Many environmental groups have been critical of the oil and gas industry’s focus on carbon capture, arguing it is used to justify continued investment in oil and gas production and is not economical, especially as the costs of zero-carbon wind and solar power have plummeted.

Exxon said that establishing a market price on carbon — which has been attempted by a handful of US states, Texas not among them — would be important. The US government should “implement policies to enable CCS to receive direct investment and incentives similar to those available to other efforts to reduce emissions”, Blommaert said.

Exxon declined to comment on the carbon price it thought was needed to justify the investment, but said its plan would generate $100bn of investment from companies and government in the Houston region.

The company’s plans call for a hub that would capture emissions from the 50 largest emitting industrial facilities along the Houston Ship Channel, such as oil refineries and petrochemical plants, and ship the carbon by pipeline to reservoirs for storage deep under the sea floor of the Gulf of Mexico.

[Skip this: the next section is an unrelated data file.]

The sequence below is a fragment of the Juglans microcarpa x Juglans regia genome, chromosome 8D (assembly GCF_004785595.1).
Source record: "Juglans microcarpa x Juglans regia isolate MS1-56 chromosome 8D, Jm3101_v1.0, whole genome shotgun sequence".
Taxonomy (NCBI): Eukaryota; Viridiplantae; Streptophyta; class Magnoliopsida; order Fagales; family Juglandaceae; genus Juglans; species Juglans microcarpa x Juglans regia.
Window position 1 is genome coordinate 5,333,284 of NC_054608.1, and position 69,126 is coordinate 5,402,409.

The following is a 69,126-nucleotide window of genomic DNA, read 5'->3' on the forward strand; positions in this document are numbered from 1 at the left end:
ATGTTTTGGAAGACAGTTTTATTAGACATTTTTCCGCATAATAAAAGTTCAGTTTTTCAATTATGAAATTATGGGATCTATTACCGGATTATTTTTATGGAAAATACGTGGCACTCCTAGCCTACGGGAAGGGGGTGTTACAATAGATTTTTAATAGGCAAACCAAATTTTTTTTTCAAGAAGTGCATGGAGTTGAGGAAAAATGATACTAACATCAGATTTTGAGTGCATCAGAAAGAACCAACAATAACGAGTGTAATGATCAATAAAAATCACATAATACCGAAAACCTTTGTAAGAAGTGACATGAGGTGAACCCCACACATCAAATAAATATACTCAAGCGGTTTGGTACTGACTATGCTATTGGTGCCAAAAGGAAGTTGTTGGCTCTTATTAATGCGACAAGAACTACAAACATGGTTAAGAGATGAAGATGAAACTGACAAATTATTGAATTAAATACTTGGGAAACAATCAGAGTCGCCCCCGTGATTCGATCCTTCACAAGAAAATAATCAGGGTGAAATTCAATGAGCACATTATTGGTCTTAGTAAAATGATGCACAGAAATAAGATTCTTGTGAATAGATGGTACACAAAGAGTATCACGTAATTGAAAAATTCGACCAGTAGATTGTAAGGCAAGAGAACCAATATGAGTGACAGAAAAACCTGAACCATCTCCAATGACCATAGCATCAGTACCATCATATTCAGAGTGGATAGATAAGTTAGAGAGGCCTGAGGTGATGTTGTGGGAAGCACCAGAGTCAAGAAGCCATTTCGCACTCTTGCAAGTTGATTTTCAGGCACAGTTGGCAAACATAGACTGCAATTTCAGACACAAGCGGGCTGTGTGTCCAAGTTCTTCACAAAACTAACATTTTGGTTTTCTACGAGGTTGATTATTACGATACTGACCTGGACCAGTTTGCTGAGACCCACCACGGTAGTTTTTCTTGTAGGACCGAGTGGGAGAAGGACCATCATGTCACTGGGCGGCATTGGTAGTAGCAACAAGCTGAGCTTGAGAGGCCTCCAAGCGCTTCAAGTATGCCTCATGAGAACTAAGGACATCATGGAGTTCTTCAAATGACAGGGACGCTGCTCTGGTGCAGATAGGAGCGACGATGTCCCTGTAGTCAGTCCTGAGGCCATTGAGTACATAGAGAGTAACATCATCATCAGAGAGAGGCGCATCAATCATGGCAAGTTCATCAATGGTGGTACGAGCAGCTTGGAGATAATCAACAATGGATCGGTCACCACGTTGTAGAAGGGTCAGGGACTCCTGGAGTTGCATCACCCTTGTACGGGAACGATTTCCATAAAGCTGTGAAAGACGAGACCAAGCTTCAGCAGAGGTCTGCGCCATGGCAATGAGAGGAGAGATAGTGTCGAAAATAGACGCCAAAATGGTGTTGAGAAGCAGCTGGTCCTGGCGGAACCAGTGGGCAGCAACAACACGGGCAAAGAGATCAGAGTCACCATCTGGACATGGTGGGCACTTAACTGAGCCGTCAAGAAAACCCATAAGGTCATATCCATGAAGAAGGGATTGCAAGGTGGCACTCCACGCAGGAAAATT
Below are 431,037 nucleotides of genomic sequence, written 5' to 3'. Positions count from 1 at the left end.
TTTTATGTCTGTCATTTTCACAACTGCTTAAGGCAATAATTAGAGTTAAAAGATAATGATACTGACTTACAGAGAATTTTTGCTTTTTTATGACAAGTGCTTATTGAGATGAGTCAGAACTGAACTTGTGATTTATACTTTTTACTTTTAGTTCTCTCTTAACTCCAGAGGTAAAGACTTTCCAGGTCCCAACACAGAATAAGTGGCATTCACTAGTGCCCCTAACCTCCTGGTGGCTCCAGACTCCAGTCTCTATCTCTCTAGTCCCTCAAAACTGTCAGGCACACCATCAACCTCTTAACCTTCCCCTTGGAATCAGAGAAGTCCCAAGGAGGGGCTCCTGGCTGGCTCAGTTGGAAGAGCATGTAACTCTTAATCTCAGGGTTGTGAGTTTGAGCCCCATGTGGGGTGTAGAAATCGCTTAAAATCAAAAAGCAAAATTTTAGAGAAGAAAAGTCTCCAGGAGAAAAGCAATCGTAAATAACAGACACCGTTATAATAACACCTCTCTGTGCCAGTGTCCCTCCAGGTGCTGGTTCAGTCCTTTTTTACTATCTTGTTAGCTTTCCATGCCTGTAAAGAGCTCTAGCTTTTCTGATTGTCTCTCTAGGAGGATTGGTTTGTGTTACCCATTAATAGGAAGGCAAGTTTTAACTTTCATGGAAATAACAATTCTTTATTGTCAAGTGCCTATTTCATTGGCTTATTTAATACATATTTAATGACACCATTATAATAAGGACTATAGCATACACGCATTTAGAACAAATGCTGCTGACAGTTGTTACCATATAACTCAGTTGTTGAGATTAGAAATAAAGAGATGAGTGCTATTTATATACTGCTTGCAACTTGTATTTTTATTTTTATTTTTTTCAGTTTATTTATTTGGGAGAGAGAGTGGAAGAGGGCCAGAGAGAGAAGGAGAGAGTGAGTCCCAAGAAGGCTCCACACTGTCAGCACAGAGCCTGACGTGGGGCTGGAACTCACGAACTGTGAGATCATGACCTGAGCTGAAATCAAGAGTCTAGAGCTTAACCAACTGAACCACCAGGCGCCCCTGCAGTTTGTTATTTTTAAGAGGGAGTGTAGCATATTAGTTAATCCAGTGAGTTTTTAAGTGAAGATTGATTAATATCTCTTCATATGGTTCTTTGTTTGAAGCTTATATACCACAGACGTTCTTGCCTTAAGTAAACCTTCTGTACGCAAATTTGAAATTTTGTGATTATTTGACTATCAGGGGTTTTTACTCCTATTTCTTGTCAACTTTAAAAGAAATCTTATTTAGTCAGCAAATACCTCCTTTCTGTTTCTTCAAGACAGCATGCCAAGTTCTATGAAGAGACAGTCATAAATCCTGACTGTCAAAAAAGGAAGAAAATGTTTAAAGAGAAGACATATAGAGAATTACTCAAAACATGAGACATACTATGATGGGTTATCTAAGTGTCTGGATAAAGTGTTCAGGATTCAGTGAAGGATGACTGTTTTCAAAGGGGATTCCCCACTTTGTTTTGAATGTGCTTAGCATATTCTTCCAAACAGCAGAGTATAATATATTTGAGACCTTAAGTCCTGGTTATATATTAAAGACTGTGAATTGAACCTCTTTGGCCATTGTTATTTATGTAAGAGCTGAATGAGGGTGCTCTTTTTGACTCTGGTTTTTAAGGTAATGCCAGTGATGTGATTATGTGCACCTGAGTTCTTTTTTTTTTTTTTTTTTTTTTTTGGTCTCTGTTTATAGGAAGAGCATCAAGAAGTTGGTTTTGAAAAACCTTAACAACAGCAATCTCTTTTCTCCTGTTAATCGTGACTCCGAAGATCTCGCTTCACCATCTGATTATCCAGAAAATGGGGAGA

The project could capture and store about 100m tonnes of CO2 a year by 2040 if developed, Exxon said. That is 2 per cent of the roughly 4.6bn tonnes of US energy-related carbon emissions in 2020, according to the Energy Information Administration.

Exxon has been under intense pressure from investors, including a proxy fight with the activist hedge fund Engine No 1, to bolster its strategy for the transition to cleaner fuels. In February, it created a low-carbon business line that it said would spend about $3bn over the next five years.

Biden’s $2tn clean-energy focused infrastructure plan would expand carbon capture and storage tax credits. The administration said it would back 10 projects focused on capturing carbon from heavy industry, but it did not endorse a price on carbon.